Sharing Shows Caring: In a classroom community, sharing is essential. Whether it be markers, crayons, building blocks, or books, children should understand that classroom materials are there for everyone’s use. If your child notices that another is not sharing, prepare her with some go-to statements that will politely prompt the classmate to share. Teaching your child to say, “Could I please use that marker when you are finished?” or “Is it all right if I share these blocks with you?” can go a long way. If your child brings something to share with the class, she ought to bring enough for everyone.

Invitation No-No’s: It is devastating for a child to realize he wasn’t invited to a party or a playdate when many of his other classmates were. Invitations should not be handed out at school; young children don’t have the discretion to open invitations outside of the classroom, and often feelings get hurt. Unless you plan to invite the entire class, pass out invitations after school hours.

Classroom Etiquette for Parents

Notions on Notices: If your child is in school, you are likely inundated with stacks of brightly colored notices. Be disciplined and go through these notices daily. If there is something that needs to be signed, do it promptly and return it as soon as you can. Teachers have a lot to manage, and sending home second or third notices to negligent parents adds to an already full schedule. Additionally, if you are sending in money for a book order or a school field trip, send the exact change.

Be Prompt: Arriving at school on time sets the tone for the day. Teachers often set aside time in the morning for children to put away their belongings and get settled. The child who is habitually late to school cannot benefit from that time to shift from the busy morning routine to the school routine. Not only is a late arrival disruptive to the class, but the child who is late often feels as if she’s missed something, and invariably the teacher must take time away from the rest of the class to get her settled. Making a conscious effort to have your child at school on time demonstrates respect for your child, her teacher, and her classmates.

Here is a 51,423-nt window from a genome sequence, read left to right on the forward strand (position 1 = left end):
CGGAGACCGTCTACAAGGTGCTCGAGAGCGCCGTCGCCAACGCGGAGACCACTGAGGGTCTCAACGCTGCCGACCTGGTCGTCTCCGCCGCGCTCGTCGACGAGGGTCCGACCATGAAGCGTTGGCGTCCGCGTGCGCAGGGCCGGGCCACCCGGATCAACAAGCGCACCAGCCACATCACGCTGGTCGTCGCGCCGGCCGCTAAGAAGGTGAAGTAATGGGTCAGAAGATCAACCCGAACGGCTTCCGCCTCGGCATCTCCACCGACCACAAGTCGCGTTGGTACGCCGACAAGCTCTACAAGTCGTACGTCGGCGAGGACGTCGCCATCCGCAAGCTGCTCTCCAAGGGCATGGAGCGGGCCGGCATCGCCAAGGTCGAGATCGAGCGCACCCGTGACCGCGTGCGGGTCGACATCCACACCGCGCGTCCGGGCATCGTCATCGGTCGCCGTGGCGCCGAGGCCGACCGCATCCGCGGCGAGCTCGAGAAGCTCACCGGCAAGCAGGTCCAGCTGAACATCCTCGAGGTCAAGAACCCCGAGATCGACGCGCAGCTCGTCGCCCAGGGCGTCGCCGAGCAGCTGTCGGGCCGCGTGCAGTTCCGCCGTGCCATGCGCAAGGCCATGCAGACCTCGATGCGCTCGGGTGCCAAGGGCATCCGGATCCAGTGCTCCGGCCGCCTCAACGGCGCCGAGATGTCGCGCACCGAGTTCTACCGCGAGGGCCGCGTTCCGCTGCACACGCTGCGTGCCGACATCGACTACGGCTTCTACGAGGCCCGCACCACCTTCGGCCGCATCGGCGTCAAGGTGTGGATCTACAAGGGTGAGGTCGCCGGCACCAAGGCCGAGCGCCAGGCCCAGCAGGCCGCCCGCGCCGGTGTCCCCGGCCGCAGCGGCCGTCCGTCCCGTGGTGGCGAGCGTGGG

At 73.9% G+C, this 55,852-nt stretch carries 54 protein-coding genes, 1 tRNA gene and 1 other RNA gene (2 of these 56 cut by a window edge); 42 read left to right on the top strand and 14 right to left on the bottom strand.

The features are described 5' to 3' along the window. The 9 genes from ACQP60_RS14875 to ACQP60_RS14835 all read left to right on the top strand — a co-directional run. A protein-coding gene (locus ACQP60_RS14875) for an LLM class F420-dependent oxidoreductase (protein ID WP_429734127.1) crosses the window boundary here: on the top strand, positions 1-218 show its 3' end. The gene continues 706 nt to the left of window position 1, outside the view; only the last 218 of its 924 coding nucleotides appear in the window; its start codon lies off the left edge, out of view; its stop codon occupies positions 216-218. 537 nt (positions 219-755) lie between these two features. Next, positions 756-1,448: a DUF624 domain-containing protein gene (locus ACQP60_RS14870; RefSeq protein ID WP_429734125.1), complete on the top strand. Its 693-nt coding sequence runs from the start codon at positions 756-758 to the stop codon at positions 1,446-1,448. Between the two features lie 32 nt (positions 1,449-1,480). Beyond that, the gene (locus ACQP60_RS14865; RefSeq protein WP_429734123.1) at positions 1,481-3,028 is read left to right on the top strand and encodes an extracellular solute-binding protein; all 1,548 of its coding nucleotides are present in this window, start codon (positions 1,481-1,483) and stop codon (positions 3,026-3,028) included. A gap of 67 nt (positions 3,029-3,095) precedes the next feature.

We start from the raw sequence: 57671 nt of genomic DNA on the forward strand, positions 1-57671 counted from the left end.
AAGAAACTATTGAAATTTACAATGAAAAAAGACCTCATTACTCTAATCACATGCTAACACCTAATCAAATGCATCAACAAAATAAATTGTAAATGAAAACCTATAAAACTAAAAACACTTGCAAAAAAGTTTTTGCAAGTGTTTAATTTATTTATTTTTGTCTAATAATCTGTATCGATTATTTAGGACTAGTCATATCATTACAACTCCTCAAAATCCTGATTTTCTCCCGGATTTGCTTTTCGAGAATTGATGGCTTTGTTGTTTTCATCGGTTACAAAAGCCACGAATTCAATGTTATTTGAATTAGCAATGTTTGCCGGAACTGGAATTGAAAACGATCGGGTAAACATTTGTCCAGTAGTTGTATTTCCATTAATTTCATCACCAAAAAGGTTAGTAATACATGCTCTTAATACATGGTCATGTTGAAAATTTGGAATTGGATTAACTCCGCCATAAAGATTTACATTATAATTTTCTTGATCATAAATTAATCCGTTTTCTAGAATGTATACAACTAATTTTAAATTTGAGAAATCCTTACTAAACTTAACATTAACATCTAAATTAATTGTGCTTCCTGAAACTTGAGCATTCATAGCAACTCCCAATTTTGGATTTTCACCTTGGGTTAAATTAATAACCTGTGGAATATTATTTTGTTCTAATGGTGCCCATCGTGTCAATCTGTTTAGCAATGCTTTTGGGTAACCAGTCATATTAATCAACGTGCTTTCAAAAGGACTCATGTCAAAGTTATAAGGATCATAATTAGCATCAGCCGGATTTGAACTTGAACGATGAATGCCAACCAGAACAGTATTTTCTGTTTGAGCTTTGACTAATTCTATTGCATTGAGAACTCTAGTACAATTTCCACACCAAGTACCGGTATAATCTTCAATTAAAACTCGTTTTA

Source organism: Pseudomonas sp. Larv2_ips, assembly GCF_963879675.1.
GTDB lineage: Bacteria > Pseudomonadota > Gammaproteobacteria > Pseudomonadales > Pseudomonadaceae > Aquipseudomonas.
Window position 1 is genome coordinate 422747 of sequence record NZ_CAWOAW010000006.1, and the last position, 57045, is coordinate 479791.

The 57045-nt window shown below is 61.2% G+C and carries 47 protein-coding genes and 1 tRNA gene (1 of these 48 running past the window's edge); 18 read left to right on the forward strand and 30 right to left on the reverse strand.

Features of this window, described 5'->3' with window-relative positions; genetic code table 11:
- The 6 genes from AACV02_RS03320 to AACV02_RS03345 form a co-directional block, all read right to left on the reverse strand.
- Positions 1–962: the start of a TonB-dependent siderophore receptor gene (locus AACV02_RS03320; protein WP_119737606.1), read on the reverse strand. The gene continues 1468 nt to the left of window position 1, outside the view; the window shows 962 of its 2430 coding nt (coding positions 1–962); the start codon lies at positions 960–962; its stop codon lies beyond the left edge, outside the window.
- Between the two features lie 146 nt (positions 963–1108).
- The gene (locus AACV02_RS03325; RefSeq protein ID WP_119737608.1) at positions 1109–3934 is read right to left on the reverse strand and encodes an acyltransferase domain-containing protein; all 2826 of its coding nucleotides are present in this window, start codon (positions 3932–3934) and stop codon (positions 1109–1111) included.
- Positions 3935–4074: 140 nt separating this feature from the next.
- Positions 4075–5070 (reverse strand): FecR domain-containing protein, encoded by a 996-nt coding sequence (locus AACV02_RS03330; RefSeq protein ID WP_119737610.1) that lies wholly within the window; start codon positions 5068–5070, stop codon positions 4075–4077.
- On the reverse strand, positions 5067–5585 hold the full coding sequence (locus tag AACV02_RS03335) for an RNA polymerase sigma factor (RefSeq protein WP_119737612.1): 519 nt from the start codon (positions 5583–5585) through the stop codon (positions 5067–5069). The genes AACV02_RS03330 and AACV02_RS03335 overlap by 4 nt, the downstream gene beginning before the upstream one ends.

Make an Appointment to Speak with the Teacher: A clear line of communication between parent and teacher is essential to a child’s success. Parents must be respectful of the teacher’s time. Stopping by first thing in the morning to talk to the teacher as she is preparing for the day is inappropriate. Likewise, a teacher cannot give proper focus to the students or your concern when children are streaming into the classroom. If you have a concern, write a note, send an email, or ask the teacher for a good time to meet. Setting up a mutually beneficial meeting time will benefit both parties, and your concern will receive the attention it deserves.

Be a Good Volunteer: If you plan to volunteer in your child’s classroom, discuss the role of a parent volunteer with your child. Remind him that volunteers are there to help all of the children in the classroom, and while you are very excited to see him engage in classroom activities, you cannot spend all of your time by his side. Volunteering allows you to get a sense of the classroom dynamics, the other students in the class, and the general atmosphere. Encouraging your child to behave as he would if you weren’t there will give you insight into how he manages his daily school life.

Good etiquette boils down to respect, care, and compassion. Adults and children who demonstrate good etiquette ultimately express an ability to be considerate and show empathy toward people with whom they come into contact. Taking the time to expect and model good etiquette for your child from day to day will not only help him find success in the classroom, but will lay the foundation for successful and respectful relationships in the future.